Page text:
With less than 100 days before the presidential primaries begin and another debate gone by, the candidate race is really heating up. Will it come down to Trump vs. Carson for the GOP? Will Jeb Bush make a run or it is too late? Does Sanders stand a chance against Clinton?
How will you decide? Is your mind made up already? What are you looking for in a candidate? Although the candidates are working hard to contrast their positions from those of their opponents, consider a different distinction that is just as important; how they are motivated towards their goals.
In this first installment of a two-part series, I will outline the difference between internal and external motivation and show why it’s relevant to leadership at all levels. In part two I will use it to analyze the top two candidates in each party and predict what we can expect from them in the future.
Goal motivation can’t predict the what a person’s goals are (you’ll have to listen to the candidates to find that out), but it can tell you a lot about how they will behave in the future. Research by Dr. Taibi Kahler has shown that people differ on whether they are internally or externally motivated, sometimes a combination of the two depending on their personality structure. Our experience with leaders and successful change agents has further shown the following;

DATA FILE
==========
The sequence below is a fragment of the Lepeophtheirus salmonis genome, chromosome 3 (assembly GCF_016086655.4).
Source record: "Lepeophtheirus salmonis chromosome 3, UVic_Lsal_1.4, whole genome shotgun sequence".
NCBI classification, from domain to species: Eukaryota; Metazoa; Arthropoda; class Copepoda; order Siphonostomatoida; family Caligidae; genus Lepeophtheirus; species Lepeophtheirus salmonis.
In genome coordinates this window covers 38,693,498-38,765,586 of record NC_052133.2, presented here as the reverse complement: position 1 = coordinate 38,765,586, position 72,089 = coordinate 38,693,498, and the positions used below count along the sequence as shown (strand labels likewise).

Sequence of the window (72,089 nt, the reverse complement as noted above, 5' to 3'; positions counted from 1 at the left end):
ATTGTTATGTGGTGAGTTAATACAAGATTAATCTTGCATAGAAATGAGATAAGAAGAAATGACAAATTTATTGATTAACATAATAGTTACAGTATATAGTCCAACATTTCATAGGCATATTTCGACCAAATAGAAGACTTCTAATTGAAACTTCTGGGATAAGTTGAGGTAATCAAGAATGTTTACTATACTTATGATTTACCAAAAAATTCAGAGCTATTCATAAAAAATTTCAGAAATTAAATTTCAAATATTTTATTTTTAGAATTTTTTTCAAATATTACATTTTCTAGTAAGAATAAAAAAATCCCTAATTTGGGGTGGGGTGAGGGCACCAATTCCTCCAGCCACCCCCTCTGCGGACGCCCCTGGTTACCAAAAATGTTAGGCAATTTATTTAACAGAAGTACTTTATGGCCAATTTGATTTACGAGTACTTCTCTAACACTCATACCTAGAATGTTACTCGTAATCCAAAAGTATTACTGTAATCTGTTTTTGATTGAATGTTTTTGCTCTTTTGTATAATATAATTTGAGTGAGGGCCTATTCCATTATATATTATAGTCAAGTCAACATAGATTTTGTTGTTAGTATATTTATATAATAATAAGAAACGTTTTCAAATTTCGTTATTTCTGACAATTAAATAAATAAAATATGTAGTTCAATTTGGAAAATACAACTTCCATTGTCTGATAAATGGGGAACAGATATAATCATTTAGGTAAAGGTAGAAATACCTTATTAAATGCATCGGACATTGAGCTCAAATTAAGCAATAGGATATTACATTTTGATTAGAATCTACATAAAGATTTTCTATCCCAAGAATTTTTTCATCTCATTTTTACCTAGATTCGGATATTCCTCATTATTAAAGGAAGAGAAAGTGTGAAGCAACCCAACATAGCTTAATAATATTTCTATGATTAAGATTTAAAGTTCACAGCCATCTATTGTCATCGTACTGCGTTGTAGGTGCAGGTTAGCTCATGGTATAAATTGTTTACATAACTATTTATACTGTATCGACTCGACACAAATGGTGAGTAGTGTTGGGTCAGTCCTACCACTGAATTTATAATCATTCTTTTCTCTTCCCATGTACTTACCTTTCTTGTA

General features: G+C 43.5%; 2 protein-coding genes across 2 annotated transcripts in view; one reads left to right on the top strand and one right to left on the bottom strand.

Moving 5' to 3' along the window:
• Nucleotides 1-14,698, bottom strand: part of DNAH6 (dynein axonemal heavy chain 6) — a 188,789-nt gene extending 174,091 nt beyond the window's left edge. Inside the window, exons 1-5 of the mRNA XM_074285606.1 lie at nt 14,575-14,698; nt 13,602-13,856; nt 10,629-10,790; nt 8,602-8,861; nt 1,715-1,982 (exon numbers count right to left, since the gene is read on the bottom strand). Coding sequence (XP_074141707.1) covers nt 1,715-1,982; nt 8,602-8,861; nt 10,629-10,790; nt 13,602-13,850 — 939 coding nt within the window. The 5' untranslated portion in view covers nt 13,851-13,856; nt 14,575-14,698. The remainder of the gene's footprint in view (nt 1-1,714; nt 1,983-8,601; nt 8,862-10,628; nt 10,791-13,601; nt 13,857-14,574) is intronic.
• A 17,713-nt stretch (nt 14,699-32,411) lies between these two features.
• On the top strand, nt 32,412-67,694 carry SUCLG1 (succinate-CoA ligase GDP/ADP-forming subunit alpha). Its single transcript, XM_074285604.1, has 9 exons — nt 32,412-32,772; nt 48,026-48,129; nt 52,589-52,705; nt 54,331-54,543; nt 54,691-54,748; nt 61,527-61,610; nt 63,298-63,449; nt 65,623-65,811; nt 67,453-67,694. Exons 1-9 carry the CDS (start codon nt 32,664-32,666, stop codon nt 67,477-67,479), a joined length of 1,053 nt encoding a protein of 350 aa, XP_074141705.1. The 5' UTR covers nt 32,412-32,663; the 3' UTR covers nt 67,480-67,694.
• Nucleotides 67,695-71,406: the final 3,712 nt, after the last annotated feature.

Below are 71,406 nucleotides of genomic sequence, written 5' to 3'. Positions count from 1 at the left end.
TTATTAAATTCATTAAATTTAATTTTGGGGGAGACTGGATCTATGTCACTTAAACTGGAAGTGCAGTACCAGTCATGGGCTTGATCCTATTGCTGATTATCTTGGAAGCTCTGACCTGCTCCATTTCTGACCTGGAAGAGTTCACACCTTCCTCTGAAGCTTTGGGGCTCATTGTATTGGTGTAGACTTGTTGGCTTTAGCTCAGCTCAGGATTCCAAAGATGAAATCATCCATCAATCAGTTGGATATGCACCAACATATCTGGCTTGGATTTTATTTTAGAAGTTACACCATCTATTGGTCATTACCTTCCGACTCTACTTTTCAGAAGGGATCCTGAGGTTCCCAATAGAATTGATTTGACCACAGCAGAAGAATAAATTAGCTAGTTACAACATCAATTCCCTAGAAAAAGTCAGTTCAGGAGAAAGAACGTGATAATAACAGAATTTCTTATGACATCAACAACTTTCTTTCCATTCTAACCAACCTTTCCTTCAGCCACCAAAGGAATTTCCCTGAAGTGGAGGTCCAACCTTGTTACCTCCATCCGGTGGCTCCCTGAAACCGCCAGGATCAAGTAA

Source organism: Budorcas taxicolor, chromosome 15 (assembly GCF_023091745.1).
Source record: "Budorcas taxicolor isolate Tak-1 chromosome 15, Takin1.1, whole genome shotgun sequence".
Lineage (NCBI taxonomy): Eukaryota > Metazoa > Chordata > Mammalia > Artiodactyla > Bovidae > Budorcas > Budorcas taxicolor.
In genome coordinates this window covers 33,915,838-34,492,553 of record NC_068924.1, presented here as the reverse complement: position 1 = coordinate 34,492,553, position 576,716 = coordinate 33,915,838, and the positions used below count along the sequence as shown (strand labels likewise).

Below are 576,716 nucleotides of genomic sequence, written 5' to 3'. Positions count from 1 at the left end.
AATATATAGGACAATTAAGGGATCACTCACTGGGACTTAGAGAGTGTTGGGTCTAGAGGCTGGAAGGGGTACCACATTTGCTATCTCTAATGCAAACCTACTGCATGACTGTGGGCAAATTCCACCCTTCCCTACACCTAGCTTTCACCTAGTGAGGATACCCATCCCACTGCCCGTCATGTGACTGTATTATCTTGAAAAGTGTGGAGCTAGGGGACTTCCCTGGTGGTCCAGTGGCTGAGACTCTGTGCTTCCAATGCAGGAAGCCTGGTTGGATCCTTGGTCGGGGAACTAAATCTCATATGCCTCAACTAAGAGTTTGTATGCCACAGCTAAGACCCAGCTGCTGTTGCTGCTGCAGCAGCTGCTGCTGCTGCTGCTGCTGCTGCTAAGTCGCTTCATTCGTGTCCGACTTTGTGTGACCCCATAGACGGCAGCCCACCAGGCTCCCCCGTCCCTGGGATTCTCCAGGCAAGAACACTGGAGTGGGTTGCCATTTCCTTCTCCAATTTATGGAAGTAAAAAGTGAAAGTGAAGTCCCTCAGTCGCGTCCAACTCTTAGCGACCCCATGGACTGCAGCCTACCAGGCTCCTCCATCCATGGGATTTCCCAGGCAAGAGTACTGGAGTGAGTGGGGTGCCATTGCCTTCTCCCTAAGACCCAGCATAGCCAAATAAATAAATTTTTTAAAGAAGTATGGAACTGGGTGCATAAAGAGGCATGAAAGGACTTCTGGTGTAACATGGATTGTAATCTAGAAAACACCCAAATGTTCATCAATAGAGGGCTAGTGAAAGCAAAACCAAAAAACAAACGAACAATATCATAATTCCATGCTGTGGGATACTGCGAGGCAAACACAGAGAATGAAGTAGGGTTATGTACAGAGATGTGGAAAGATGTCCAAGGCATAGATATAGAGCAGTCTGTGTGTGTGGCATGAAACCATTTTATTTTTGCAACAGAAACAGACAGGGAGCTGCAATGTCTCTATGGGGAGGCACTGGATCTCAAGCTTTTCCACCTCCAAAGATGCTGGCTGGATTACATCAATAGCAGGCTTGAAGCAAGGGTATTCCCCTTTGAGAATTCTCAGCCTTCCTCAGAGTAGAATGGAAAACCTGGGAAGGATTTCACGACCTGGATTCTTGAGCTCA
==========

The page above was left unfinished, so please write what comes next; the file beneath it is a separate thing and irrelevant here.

Internally motivated leaders consult their internal world of plans, values, and relationships for motivational energy. They are responsible, principled, caring and dedicated. They work hard and stay the course on their priorities. They are loyal to their constituency. They are not easily swayed by external forces.
The downside of internally motivated leaders is their tendency toward dogmatism and prejudice. They are eager to criticize those who have opposing points of view, and can get so stuck in their own internal frame of reference that they lose touch with reality.
Externally motivated people look outward for their motivational energy – the next opportunity, exciting challenge, risk, or unexpected event. They are responsive, opportunistic, and persuasive. They use resourcefulness to get what they want. They will take great risks for the big payoff. They are easily influenced by what’s going on around them and are extremely responsive to external forces.
Externally motivated leaders do not, by nature, aspire towards internal values and principles. This can be exceedingly frustrating for internally motivated persons, who can’t understand why they are so fickle, unpredictable, and seemingly self-centered. The dark side of these types is that they are prone to self-serving behaviors and will more likely put their own interests over the collective good when in distress.
Here’s a summary of the bright and dark sides of each motivation.
Recognizing internal and external motivation is a great way to predict behavior of your leaders. it also helps have realistic expectations of how they will behave and why they do the things they do. The most gifted change-agents recognize, appreciate, and leverage both types of motivation for maximum effectiveness.
In my next post I will analyze the top two candidates from each party and share insights into why they do what they do and what we can expect from them going forward. Subscribe to my blog and get my posts pushed directly to your e-mail.
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